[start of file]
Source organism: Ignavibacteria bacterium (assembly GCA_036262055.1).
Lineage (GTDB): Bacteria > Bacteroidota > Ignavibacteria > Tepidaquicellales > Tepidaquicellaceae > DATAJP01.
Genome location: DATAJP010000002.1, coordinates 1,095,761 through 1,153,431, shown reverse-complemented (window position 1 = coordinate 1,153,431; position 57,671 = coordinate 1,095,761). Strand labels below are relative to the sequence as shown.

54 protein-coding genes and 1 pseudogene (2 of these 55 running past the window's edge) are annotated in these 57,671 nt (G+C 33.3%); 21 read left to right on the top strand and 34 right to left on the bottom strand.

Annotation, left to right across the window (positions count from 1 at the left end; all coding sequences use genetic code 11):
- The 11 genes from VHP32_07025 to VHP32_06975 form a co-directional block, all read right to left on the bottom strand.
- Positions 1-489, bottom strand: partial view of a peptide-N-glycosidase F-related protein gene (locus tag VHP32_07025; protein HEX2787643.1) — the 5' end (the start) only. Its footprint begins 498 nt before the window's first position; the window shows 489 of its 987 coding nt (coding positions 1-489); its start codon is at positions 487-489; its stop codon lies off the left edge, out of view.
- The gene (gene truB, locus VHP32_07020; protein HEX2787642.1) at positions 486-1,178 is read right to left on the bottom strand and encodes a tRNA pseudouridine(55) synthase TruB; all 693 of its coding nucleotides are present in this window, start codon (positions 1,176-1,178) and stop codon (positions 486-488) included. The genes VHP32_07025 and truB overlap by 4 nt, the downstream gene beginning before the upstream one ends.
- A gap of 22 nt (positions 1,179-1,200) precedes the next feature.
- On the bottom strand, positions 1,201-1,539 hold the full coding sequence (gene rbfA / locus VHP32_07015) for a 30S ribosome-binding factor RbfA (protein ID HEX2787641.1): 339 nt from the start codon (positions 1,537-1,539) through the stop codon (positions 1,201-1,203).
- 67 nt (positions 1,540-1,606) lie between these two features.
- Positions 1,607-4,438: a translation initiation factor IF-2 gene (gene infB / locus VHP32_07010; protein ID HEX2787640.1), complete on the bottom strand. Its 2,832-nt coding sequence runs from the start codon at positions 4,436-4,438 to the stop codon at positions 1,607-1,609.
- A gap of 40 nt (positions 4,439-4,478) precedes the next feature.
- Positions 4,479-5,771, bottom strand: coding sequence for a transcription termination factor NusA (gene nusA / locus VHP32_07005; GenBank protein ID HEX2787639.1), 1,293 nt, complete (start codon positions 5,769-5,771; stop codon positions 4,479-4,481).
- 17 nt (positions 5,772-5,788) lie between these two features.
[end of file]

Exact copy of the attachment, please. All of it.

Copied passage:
Source organism: Ignavibacteria bacterium (assembly GCA_036262055.1).
Lineage (GTDB): Bacteria > Bacteroidota > Ignavibacteria > Tepidaquicellales > Tepidaquicellaceae > DATAJP01.
Genome location: DATAJP010000002.1, coordinates 1,095,761 through 1,153,431, shown reverse-complemented (window position 1 = coordinate 1,153,431; position 57,671 = coordinate 1,095,761). Strand labels below are relative to the sequence as shown.

54 protein-coding genes and 1 pseudogene (2 of these 55 running past the window's edge) are annotated in these 57,671 nt (G+C 33.3%); 21 read left to right on the top strand and 34 right to left on the bottom strand.

Annotation, left to right across the window (positions count from 1 at the left end; all coding sequences use genetic code 11):
- The 11 genes from VHP32_07025 to VHP32_06975 form a co-directional block, all read right to left on the bottom strand.
- Positions 1-489, bottom strand: partial view of a peptide-N-glycosidase F-related protein gene (locus tag VHP32_07025; protein HEX2787643.1) — the 5' end (the start) only. Its footprint begins 498 nt before the window's first position; the window shows 489 of its 987 coding nt (coding positions 1-489); its start codon is at positions 487-489; its stop codon lies off the left edge, out of view.
- The gene (gene truB, locus VHP32_07020; protein HEX2787642.1) at positions 486-1,178 is read right to left on the bottom strand and encodes a tRNA pseudouridine(55) synthase TruB; all 693 of its coding nucleotides are present in this window, start codon (positions 1,176-1,178) and stop codon (positions 486-488) included. The genes VHP32_07025 and truB overlap by 4 nt, the downstream gene beginning before the upstream one ends.
- A gap of 22 nt (positions 1,179-1,200) precedes the next feature.
- On the bottom strand, positions 1,201-1,539 hold the full coding sequence (gene rbfA / locus VHP32_07015) for a 30S ribosome-binding factor RbfA (protein ID HEX2787641.1): 339 nt from the start codon (positions 1,537-1,539) through the stop codon (positions 1,201-1,203).
- 67 nt (positions 1,540-1,606) lie between these two features.
- Positions 1,607-4,438: a translation initiation factor IF-2 gene (gene infB / locus VHP32_07010; protein ID HEX2787640.1), complete on the bottom strand. Its 2,832-nt coding sequence runs from the start codon at positions 4,436-4,438 to the stop codon at positions 1,607-1,609.
- A gap of 40 nt (positions 4,439-4,478) precedes the next feature.
- Positions 4,479-5,771, bottom strand: coding sequence for a transcription termination factor NusA (gene nusA / locus VHP32_07005; GenBank protein ID HEX2787639.1), 1,293 nt, complete (start codon positions 5,769-5,771; stop codon positions 4,479-4,481).
- 17 nt (positions 5,772-5,788) lie between these two features.